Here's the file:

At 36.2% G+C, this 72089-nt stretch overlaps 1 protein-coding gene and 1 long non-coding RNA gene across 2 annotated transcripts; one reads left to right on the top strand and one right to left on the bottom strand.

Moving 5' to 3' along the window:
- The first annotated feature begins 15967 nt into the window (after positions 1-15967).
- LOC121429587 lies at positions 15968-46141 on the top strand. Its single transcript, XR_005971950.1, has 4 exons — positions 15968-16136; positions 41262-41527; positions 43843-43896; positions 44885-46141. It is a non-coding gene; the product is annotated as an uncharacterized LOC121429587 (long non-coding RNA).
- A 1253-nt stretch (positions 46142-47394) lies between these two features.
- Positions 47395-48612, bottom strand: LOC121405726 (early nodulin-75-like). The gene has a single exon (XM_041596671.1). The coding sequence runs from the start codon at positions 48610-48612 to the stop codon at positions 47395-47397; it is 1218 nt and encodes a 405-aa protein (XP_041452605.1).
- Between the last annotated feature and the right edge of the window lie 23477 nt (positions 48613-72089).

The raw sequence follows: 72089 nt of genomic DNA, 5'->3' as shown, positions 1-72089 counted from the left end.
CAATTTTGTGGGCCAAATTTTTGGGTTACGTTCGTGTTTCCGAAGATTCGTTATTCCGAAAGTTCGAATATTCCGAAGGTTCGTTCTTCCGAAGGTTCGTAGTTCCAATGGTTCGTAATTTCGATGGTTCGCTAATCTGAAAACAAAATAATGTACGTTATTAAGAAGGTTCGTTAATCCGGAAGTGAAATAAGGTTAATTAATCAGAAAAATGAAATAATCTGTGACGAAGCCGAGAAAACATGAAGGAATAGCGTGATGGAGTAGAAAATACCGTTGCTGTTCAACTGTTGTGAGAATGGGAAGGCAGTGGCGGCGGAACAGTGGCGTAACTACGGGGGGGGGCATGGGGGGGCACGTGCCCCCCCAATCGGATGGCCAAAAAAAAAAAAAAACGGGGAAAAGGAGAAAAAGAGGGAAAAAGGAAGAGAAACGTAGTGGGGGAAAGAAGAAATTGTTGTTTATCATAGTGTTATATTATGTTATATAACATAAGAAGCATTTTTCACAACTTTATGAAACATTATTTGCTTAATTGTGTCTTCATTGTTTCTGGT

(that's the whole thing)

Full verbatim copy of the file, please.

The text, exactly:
At 36.2% G+C, this 72089-nt stretch overlaps 1 protein-coding gene and 1 long non-coding RNA gene across 2 annotated transcripts; one reads left to right on the top strand and one right to left on the bottom strand.

Moving 5' to 3' along the window:
- The first annotated feature begins 15967 nt into the window (after positions 1-15967).
- LOC121429587 lies at positions 15968-46141 on the top strand. Its single transcript, XR_005971950.1, has 4 exons — positions 15968-16136; positions 41262-41527; positions 43843-43896; positions 44885-46141. It is a non-coding gene; the product is annotated as an uncharacterized LOC121429587 (long non-coding RNA).
- A 1253-nt stretch (positions 46142-47394) lies between these two features.
- Positions 47395-48612, bottom strand: LOC121405726 (early nodulin-75-like). The gene has a single exon (XM_041596671.1). The coding sequence runs from the start codon at positions 48610-48612 to the stop codon at positions 47395-47397; it is 1218 nt and encodes a 405-aa protein (XP_041452605.1).
- Between the last annotated feature and the right edge of the window lie 23477 nt (positions 48613-72089).

The raw sequence follows: 72089 nt of genomic DNA, 5'->3' as shown, positions 1-72089 counted from the left end.
CAATTTTGTGGGCCAAATTTTTGGGTTACGTTCGTGTTTCCGAAGATTCGTTATTCCGAAAGTTCGAATATTCCGAAGGTTCGTTCTTCCGAAGGTTCGTAGTTCCAATGGTTCGTAATTTCGATGGTTCGCTAATCTGAAAACAAAATAATGTACGTTATTAAGAAGGTTCGTTAATCCGGAAGTGAAATAAGGTTAATTAATCAGAAAAATGAAATAATCTGTGACGAAGCCGAGAAAACATGAAGGAATAGCGTGATGGAGTAGAAAATACCGTTGCTGTTCAACTGTTGTGAGAATGGGAAGGCAGTGGCGGCGGAACAGTGGCGTAACTACGGGGGGGGGCATGGGGGGGCACGTGCCCCCCCAATCGGATGGCCAAAAAAAAAAAAAAACGGGGAAAAGGAGAAAAAGAGGGAAAAAGGAAGAGAAACGTAGTGGGGGAAAGAAGAAATTGTTGTTTATCATAGTGTTATATTATGTTATATAACATAAGAAGCATTTTTCACAACTTTATGAAACATTATTTGCTTAATTGTGTCTTCATTGTTTCTGGT